However, you can buy this cover from £3.99 a day online or £45.99 a year if you’re a regular traveller through TravelSupermarket’s partner,

3. Make sure you’re covered to drive your own car

If you’re planning to drive your own car abroad, it’s just as important to make sure you have all of the cover you need.

So, before you pack your bags, take a look at your car insurance policy to check whether you’re covered to drive overseas and, if so, what level of cover you will have. It’s also a good idea to check how long you will be covered for while abroad as insurers will have limits. If you’re unsure about anything, give your insurer a quick call before you travel – it could be worth upping your cover for peace of mind while you’re away.

And, if you have breakdown cover, check whether you’ll be able to use this while you’re away. Many standard policies won’t include European cover so you might need to add this on before you set off.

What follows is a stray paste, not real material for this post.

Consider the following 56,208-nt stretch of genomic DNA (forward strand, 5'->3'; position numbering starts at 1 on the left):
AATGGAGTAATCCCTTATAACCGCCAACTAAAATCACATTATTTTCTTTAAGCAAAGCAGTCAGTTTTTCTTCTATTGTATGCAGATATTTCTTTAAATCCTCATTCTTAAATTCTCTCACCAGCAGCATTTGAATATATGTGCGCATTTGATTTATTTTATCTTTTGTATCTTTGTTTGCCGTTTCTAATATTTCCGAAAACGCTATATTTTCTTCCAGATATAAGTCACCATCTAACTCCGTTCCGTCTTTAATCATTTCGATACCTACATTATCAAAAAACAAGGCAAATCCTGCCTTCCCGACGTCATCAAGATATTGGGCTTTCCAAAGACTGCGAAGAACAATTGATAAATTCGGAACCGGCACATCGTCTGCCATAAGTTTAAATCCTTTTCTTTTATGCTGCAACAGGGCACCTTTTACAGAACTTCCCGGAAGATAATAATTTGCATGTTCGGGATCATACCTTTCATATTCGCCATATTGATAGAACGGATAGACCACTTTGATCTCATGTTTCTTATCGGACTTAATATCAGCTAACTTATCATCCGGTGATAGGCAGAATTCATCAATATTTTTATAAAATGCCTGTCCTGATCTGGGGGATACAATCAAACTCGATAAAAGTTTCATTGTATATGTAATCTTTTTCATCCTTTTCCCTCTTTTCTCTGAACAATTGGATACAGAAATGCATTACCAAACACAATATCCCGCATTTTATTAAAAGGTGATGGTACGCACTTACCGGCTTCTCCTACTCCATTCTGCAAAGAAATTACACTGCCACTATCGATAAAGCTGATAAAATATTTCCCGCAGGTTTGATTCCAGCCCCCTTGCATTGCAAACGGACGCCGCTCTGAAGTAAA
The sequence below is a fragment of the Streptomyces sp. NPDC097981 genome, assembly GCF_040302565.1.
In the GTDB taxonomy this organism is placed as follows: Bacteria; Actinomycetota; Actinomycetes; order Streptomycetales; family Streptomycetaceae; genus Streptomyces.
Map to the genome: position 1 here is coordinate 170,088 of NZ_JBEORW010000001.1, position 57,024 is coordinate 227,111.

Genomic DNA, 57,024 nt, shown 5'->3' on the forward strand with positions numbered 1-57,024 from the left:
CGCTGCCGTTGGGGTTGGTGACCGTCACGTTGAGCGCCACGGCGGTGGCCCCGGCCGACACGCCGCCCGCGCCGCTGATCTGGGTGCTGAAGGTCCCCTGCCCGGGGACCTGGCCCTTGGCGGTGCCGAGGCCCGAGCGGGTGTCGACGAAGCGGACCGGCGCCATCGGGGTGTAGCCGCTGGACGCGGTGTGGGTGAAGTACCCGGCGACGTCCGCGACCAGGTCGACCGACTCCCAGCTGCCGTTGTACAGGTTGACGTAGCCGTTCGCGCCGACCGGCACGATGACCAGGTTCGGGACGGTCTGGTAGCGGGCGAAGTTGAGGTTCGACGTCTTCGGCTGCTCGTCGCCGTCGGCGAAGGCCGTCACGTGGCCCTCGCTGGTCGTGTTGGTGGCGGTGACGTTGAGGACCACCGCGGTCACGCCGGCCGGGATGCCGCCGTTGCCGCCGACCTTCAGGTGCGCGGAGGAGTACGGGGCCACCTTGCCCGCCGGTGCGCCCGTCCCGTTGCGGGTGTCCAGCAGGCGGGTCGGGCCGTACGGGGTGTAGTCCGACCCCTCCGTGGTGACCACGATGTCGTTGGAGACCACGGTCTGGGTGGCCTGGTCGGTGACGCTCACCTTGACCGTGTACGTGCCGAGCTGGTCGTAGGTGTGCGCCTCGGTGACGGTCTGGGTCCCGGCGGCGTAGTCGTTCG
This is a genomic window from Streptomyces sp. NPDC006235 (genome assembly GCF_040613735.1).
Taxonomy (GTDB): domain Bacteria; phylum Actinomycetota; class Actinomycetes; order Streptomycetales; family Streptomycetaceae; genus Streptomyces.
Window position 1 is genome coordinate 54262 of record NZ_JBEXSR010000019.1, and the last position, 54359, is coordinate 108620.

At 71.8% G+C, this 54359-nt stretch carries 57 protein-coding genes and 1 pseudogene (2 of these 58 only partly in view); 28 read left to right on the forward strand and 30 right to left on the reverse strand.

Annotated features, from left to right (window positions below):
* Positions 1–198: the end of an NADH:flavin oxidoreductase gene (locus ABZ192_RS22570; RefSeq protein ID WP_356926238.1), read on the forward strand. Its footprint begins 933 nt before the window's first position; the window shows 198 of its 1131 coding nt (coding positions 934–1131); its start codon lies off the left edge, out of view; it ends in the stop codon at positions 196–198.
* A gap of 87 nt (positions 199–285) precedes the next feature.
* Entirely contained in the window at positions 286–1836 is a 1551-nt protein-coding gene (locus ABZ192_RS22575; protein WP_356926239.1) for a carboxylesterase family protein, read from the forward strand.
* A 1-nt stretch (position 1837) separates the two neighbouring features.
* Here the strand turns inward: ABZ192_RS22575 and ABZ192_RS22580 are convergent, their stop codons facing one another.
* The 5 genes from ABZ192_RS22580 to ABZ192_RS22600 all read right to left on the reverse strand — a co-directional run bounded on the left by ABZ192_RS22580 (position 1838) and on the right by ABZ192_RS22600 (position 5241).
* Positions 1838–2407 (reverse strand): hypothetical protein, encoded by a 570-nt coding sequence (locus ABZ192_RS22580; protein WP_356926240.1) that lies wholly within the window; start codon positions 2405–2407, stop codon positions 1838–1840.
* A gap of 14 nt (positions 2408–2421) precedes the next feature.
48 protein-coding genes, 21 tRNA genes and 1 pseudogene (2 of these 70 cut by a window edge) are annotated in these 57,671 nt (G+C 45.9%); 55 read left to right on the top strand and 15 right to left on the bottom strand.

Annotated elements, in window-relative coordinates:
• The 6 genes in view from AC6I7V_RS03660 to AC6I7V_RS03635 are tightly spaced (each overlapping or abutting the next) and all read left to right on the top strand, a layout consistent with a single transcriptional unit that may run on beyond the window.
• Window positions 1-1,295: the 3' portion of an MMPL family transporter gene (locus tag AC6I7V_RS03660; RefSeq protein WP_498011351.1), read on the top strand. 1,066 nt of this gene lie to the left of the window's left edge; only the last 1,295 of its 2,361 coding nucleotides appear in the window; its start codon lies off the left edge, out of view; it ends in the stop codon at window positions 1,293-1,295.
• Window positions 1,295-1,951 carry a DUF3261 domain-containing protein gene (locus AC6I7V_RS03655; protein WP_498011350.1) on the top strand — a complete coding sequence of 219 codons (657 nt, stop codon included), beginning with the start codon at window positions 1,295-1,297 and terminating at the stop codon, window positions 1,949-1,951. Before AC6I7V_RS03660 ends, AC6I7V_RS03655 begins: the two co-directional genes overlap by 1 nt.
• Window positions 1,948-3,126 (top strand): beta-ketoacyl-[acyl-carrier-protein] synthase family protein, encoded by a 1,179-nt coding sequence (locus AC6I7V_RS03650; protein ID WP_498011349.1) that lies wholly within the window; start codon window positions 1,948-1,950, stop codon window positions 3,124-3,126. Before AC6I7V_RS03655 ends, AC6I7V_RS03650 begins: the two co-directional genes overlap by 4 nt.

4. Check your driving licence

Whether you’re setting off in your own car or hiring one when you arrive, don’t forget to check your driving licence is valid (the same goes for your passport) and you have all the parts of it together ready to pack safely.

This year, the DVLA abolished the paper counterparts to driving licences so new rules apply. Find out how this will affect both UK and overseas car hire here.

And, well before you travel, check whether you’ll need an International Driving Permit (IDP) for the country you are visiting.

5. Do you have everything you need in your car?

Different countries have different rules and regulations on what drivers should have in their vehicles, so make sure you know what’s expected of you should you be pulled over by the police or your car breaks down.

In France, for example, it is illegal to drive without at least one unused breathalyser in your vehicle (although the fines for not carrying one have been postponed indefinitely), while in Austria and Croatia it is compulsory to have a first aid kit in your car.